|image courtesy of imcreator.com|
I have written about the importance of sleep before and will continue to do so periodically as it is such an important issues. Not getting enough rest each night (less than 8 or 9 hours on a consistent basis) leads to immune system decline, brain fog, depression, obesity and diabetes, just to name a few. One common cause of sleep problems can be found in those screens we all spend so much time looking at. All screens (TV, computer, cell phone, etc) emit blue light, which inhibits our ability to fall asleep.
Blue light is also found naturally and is an indicator to the body that it is daytime. When we are outside we are exposed to blue light as well as vitamin D. This light suppresses melatonin and promotes alertness. Our bodies have the same response to the blue light emitted artificially indoors. This can be beneficial in an office, but is often detrimental to our health at home.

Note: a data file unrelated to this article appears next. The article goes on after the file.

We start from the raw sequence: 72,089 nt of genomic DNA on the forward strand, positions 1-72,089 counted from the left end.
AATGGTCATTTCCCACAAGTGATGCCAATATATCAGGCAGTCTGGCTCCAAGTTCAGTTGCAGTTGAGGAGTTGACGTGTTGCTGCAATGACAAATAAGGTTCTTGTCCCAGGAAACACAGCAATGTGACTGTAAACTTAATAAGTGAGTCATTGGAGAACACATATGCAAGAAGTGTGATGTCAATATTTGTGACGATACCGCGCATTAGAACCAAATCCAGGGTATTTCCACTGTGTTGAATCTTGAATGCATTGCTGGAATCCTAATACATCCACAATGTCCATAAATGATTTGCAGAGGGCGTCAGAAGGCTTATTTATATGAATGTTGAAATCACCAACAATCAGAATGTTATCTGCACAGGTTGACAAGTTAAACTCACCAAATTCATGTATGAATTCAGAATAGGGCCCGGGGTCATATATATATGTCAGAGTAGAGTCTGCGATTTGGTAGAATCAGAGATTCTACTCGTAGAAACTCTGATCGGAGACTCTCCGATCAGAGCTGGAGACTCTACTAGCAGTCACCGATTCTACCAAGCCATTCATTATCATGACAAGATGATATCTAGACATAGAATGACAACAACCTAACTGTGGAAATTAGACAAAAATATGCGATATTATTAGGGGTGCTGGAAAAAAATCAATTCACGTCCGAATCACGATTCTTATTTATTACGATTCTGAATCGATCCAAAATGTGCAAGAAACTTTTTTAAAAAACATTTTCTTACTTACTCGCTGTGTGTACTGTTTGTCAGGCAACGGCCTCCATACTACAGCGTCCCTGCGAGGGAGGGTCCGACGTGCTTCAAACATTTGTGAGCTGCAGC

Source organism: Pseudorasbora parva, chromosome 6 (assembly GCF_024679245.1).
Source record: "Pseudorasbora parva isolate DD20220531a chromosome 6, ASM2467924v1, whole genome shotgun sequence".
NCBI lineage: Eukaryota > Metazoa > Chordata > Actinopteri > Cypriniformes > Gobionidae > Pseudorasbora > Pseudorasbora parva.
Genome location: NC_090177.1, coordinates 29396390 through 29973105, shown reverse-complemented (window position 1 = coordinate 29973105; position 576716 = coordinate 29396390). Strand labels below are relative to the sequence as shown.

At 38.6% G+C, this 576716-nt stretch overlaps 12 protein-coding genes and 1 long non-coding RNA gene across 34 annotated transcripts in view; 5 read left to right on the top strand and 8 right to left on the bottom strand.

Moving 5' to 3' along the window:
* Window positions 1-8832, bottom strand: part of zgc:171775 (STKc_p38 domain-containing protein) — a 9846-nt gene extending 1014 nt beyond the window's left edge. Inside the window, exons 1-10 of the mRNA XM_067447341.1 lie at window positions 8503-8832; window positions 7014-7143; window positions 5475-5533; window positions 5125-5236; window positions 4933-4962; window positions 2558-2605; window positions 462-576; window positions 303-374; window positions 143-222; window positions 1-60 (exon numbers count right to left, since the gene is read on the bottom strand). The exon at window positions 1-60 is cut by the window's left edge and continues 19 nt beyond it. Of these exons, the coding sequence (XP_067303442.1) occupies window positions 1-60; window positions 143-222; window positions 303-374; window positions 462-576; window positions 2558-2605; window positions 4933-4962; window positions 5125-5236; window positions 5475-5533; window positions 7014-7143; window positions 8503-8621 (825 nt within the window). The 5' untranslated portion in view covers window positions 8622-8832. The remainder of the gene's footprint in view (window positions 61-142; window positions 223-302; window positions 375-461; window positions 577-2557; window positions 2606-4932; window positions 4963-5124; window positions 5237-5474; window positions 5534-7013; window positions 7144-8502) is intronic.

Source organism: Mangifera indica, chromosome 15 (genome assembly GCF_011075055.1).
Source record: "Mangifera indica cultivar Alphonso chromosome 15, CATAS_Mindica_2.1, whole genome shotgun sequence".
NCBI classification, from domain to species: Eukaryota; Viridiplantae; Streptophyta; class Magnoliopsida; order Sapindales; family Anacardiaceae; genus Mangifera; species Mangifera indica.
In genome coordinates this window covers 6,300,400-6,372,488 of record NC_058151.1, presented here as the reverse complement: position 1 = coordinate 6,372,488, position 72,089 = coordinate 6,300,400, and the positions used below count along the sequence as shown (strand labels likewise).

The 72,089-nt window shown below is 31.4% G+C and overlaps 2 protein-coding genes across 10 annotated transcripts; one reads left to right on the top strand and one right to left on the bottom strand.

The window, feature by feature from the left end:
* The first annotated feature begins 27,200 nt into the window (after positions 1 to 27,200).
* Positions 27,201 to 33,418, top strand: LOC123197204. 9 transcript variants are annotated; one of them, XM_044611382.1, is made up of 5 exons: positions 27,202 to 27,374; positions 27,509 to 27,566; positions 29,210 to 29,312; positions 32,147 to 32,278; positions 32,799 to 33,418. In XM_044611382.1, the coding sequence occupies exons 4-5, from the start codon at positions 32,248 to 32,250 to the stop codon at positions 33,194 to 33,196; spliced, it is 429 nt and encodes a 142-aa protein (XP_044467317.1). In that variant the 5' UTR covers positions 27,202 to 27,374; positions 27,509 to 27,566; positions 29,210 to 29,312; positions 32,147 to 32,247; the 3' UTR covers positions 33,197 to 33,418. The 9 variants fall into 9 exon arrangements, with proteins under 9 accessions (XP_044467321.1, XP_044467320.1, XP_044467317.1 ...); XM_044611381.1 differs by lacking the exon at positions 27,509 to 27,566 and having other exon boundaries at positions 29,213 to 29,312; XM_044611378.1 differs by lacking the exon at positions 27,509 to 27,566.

When the sun goes down, the pineal gland begins to produce melatonin in preparation for sleep (2-3 hours later). However, when we are watching TV or working on the computer this production is suppressed. This is especially true of teenagers who are extraordinarily sensitive to blue light. Light researcher, Mariana Figueiro, noted that teens suppressed more melatonin than adults with only one-tenth the exposure to blue light. In addition to regulating sleep, melatonin is a powerful antioxidant, and the Journal of American Medicine published an article linking low melatonin secretion and the onset of Type 2 Diabetes.
So what can we do?
The first answer, of course, is to go to bed earlier. Here are some other ideas:
- Get at least 20 minutes of natural light a day to help regulate the circadian rhythm
- Remove electronics from the bedroom
- Turn off all screens at least 2 hours before bedtime. This will tell your body to begin producing melatonin.
- Install flux, a free program that will automatically adjust the screen brightness based on the time of day.
- Try wearing amber glasses, which block blue light, after dark. You can read more about this idea here.
- Sleep in a very dark room. Many physicians recommend covering or removing clocks and other light sources as well as phones and computers from the bedroom.